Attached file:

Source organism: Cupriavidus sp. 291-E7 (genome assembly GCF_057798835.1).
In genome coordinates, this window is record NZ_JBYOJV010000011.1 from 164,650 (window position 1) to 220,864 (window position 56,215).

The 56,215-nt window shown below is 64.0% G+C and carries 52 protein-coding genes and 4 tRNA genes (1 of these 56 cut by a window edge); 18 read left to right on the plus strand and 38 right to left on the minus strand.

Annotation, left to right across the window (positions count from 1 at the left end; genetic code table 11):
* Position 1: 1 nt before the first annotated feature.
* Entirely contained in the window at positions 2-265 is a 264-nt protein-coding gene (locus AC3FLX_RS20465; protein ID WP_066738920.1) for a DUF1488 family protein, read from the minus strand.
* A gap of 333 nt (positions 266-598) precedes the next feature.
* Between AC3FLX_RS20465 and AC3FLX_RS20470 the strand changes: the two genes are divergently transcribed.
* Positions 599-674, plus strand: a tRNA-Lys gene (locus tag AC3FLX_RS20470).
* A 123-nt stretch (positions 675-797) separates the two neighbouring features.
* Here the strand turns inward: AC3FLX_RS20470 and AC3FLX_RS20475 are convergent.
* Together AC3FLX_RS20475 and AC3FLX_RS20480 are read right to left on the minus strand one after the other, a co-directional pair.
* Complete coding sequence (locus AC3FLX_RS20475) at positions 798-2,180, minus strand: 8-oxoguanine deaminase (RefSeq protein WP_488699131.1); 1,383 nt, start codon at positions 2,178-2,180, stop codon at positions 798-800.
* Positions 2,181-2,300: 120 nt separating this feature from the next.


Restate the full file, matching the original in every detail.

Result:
Source organism: Cupriavidus sp. 291-E7 (genome assembly GCF_057798835.1).
In genome coordinates, this window is record NZ_JBYOJV010000011.1 from 164,650 (window position 1) to 220,864 (window position 56,215).

The 56,215-nt window shown below is 64.0% G+C and carries 52 protein-coding genes and 4 tRNA genes (1 of these 56 cut by a window edge); 18 read left to right on the plus strand and 38 right to left on the minus strand.

Annotation, left to right across the window (positions count from 1 at the left end; genetic code table 11):
* Position 1: 1 nt before the first annotated feature.
* Entirely contained in the window at positions 2-265 is a 264-nt protein-coding gene (locus AC3FLX_RS20465; protein ID WP_066738920.1) for a DUF1488 family protein, read from the minus strand.
* A gap of 333 nt (positions 266-598) precedes the next feature.
* Between AC3FLX_RS20465 and AC3FLX_RS20470 the strand changes: the two genes are divergently transcribed.
* Positions 599-674, plus strand: a tRNA-Lys gene (locus tag AC3FLX_RS20470).
* A 123-nt stretch (positions 675-797) separates the two neighbouring features.
* Here the strand turns inward: AC3FLX_RS20470 and AC3FLX_RS20475 are convergent.
* Together AC3FLX_RS20475 and AC3FLX_RS20480 are read right to left on the minus strand one after the other, a co-directional pair.
* Complete coding sequence (locus AC3FLX_RS20475) at positions 798-2,180, minus strand: 8-oxoguanine deaminase (RefSeq protein WP_488699131.1); 1,383 nt, start codon at positions 2,178-2,180, stop codon at positions 798-800.
* Positions 2,181-2,300: 120 nt separating this feature from the next.